When Isabelle Huppert presented the 2017 BAFTA for Outstanding British Contribution to Cinema to Curzon, she joked about the inordinate amount of time between that BAFTA appearance and her previous one, 39 years earlier when she won Best Actress for The Lacemaker. It is to be hoped that her performance in the wildly entertaining and wildly ridiculous Greta sees her eminently more nominated, or at least invited, when these annual fiestas of backslapping roll around once more.
Greta, the new thriller by Neil Jordan, really only exists in anything more than the most perfunctory format because of the Huppert’s performance. It’ s a hysterical, screeching genre piece that feels slightly out of place in the days where the only genre pieces are different genre pieces – comic book ones to be exact – but it is a diamond in the rough and worth seeing because of her and the dialled-up-to-eleven, utterly ludicrous air of the whole piece.
Chloe Grace Moretz’s young urbanite waitress, Frances, lives in New York City with her affluent roommate Erica (Maika Monroe), eking out a living as a waitress but happy to be in the city. She finds a lost handbag on the subway and, driven by a specifically non-New Yorker altruism (she is from Boston) returns it to the address written on the card inside. She finds the widowed French piano teacher, Greta (Huppert) living alone is over the moon that anyone would bother to return it and invites the young woman inside.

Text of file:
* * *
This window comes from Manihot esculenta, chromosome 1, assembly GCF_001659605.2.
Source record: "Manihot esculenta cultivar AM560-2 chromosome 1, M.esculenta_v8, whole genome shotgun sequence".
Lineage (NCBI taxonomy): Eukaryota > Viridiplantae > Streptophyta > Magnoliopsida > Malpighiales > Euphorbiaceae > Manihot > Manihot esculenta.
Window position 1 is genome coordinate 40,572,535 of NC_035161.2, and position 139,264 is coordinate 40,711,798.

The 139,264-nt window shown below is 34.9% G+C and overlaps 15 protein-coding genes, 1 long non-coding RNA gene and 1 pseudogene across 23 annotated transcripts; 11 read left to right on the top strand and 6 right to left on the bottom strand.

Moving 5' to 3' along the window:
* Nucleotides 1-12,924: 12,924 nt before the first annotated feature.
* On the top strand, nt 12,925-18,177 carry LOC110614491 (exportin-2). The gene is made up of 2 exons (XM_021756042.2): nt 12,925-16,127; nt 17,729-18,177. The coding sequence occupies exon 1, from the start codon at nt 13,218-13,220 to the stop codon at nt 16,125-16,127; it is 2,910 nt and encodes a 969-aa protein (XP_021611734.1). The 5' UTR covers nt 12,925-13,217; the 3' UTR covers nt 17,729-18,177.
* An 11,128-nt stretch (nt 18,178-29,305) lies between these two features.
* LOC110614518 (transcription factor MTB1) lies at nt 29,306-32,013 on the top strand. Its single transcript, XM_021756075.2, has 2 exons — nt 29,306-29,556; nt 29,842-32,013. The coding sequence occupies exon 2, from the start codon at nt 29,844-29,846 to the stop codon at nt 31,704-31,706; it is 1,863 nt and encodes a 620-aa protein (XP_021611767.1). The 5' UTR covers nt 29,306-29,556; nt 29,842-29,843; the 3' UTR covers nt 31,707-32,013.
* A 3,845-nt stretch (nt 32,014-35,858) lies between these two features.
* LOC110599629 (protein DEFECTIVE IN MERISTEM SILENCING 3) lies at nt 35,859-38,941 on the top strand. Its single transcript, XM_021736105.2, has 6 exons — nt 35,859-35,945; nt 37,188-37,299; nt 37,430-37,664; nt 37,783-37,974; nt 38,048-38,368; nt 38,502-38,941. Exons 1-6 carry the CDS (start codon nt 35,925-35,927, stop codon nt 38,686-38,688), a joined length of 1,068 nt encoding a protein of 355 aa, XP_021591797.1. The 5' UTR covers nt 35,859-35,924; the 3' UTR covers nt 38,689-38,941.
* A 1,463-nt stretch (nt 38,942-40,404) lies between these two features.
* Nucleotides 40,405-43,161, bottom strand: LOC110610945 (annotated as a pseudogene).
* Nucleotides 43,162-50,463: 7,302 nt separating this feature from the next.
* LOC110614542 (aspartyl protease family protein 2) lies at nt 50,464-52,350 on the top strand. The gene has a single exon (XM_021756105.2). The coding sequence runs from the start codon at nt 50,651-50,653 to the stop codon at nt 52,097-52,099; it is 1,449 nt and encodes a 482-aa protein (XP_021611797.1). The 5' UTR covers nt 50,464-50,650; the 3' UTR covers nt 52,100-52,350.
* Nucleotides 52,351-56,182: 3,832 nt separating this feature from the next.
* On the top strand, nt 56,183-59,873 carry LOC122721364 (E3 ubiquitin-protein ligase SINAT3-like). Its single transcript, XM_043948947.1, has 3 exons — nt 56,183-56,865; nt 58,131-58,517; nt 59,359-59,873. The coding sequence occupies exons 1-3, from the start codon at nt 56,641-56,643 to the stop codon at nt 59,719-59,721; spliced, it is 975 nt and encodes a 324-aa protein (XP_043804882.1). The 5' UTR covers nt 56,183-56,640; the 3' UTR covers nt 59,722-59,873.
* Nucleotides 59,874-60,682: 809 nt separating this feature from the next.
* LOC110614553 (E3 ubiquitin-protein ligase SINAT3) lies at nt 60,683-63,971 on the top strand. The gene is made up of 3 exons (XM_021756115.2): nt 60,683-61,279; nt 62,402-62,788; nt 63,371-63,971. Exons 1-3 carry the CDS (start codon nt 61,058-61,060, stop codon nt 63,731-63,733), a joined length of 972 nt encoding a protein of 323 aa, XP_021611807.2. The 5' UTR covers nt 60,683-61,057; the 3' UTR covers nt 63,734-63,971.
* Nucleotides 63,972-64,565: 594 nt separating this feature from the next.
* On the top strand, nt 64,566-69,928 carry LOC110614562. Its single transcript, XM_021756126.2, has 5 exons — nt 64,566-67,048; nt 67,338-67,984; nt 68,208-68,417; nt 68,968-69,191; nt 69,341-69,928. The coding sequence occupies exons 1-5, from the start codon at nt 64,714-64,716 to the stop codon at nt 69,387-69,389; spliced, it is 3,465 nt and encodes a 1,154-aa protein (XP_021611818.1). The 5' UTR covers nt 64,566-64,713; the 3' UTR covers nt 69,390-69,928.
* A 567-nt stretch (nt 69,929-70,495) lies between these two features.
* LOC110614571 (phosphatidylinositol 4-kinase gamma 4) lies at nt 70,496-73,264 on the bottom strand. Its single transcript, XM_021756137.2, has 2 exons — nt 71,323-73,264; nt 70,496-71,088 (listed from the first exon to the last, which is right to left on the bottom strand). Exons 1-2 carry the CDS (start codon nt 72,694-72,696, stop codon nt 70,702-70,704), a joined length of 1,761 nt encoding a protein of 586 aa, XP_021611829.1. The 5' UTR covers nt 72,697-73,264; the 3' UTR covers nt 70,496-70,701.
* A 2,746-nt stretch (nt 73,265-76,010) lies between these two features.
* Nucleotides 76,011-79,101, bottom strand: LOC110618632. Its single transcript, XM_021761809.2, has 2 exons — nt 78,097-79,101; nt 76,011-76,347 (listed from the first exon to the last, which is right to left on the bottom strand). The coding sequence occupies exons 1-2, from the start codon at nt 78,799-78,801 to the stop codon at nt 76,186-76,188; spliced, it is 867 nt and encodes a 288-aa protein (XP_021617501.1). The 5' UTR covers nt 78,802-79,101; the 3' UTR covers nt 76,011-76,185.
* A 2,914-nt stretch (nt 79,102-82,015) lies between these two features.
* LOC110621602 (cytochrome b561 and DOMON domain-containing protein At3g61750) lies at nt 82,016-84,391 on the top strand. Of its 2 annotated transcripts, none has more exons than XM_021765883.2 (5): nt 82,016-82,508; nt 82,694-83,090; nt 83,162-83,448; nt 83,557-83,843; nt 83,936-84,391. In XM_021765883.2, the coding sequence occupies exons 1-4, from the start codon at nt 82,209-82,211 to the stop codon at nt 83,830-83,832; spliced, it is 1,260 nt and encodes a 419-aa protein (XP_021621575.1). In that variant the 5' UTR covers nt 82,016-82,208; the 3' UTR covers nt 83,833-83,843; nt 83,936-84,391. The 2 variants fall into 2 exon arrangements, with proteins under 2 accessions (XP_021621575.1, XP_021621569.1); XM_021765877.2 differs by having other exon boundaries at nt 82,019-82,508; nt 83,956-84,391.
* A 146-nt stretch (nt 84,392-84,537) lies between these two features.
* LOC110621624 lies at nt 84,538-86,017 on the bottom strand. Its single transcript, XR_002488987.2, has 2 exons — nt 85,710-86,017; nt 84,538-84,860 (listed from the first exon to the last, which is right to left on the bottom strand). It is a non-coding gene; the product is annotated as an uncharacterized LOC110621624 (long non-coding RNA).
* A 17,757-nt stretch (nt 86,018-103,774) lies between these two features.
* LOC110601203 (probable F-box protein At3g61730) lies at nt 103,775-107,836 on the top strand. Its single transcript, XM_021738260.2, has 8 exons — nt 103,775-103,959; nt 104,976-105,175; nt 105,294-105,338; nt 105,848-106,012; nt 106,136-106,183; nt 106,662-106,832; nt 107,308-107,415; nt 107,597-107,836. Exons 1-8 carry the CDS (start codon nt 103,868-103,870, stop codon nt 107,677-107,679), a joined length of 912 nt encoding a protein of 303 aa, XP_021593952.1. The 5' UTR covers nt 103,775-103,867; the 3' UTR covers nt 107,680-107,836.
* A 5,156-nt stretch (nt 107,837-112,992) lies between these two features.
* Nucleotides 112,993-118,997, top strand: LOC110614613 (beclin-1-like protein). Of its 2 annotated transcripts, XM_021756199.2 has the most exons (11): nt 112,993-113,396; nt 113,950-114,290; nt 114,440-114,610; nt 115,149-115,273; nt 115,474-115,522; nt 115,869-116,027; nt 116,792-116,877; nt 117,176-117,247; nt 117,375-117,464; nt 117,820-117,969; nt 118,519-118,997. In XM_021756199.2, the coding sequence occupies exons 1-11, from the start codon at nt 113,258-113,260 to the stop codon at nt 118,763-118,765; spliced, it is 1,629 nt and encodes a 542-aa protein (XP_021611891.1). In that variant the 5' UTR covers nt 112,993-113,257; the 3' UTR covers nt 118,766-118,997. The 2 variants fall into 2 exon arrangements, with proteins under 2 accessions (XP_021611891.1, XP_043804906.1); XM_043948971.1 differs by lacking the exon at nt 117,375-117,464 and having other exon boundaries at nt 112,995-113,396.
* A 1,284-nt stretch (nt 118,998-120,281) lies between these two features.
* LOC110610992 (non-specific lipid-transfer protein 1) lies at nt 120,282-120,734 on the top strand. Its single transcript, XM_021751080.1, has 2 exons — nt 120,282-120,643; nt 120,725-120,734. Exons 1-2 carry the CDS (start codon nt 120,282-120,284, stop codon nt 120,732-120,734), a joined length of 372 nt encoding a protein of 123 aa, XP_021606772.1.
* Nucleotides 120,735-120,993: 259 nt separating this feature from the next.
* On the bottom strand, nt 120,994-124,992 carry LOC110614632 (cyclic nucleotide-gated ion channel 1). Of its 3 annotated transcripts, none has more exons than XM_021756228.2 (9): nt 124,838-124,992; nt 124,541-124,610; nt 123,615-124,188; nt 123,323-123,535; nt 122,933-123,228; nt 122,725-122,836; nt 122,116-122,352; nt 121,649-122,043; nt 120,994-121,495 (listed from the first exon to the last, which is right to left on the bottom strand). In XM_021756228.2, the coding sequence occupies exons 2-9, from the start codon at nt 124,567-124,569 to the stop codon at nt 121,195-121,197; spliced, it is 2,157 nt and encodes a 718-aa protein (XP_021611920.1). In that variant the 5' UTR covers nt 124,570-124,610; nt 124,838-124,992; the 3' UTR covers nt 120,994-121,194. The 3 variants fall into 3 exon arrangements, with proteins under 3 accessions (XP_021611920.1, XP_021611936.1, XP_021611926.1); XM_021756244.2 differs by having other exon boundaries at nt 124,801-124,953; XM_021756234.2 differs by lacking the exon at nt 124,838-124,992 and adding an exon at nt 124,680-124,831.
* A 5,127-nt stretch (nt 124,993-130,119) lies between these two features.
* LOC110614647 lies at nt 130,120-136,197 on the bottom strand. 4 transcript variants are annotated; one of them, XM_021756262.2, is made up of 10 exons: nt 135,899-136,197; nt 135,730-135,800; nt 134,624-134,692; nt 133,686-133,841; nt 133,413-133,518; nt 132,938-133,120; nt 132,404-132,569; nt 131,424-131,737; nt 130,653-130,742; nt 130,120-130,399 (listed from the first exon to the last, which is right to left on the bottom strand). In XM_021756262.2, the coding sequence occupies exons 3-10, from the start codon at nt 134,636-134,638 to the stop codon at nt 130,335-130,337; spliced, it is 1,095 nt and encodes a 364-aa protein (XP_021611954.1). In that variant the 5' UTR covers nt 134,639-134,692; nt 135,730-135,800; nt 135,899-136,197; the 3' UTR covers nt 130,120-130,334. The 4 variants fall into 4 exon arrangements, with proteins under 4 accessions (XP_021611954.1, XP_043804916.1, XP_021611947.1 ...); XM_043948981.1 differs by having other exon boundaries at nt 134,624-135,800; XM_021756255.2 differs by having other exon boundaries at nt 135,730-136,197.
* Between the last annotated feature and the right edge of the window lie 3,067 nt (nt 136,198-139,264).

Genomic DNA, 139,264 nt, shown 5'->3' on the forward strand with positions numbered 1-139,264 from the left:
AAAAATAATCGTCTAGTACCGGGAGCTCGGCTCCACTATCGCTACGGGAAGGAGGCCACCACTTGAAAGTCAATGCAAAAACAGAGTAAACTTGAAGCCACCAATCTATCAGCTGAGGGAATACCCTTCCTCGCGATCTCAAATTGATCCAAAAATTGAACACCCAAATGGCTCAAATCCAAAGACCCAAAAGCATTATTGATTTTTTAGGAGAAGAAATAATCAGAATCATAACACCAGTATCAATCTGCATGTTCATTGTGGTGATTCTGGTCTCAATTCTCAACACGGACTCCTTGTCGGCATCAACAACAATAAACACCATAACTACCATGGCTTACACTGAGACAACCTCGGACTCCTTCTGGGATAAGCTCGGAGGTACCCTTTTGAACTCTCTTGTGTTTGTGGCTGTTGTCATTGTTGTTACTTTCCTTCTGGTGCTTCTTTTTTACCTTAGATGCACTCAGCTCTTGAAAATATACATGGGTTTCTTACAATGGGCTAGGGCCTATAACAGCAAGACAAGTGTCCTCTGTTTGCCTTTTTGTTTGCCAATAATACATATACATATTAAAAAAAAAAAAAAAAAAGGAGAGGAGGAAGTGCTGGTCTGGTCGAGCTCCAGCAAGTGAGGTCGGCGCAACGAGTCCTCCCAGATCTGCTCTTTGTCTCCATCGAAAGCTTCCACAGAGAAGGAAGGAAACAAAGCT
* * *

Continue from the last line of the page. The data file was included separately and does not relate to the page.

Frances, you see, has recently lost her mother and Greta, it seems, is pining for her daughter on the other side of the world. So, the two strike up a friendship that seems mutually fantastic until Greta starts to appear at Frances’ place of work, unable to let Frances out of her sight for the moment. Things, then, take a distinctly stalker-ish turn for the worse.
It could exist as a perpetual video store shelf warmer in another time and without its star turn. That it doesn’t marks it out as a curio, but the level is lifted by a camp directorial style (Jordan knows exactly what he’s doing, here) and the mesmerising central performance of Huppert. The movie is so keen so paint her as a loose canon that, at times, her character resembles Michael Myers. Grace Moretz plays it with a straight bat and that helps keep things from flopping over into outright comedy. It’s a strange broth, and one that surely won’t be lapped up by everyone. But its throwback sensibilities feel utterly welcome and it is, without question, a riotously amusing watch.
Chris Banks |
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Thriller, Mystery | Ireland/USA, 2018 | 15 | 19th April 2019 (UK) | Universal Pictures | Dir.Neil Jordan | Isabelle Huppert, Chloë Grace Moretz, Maika Monroe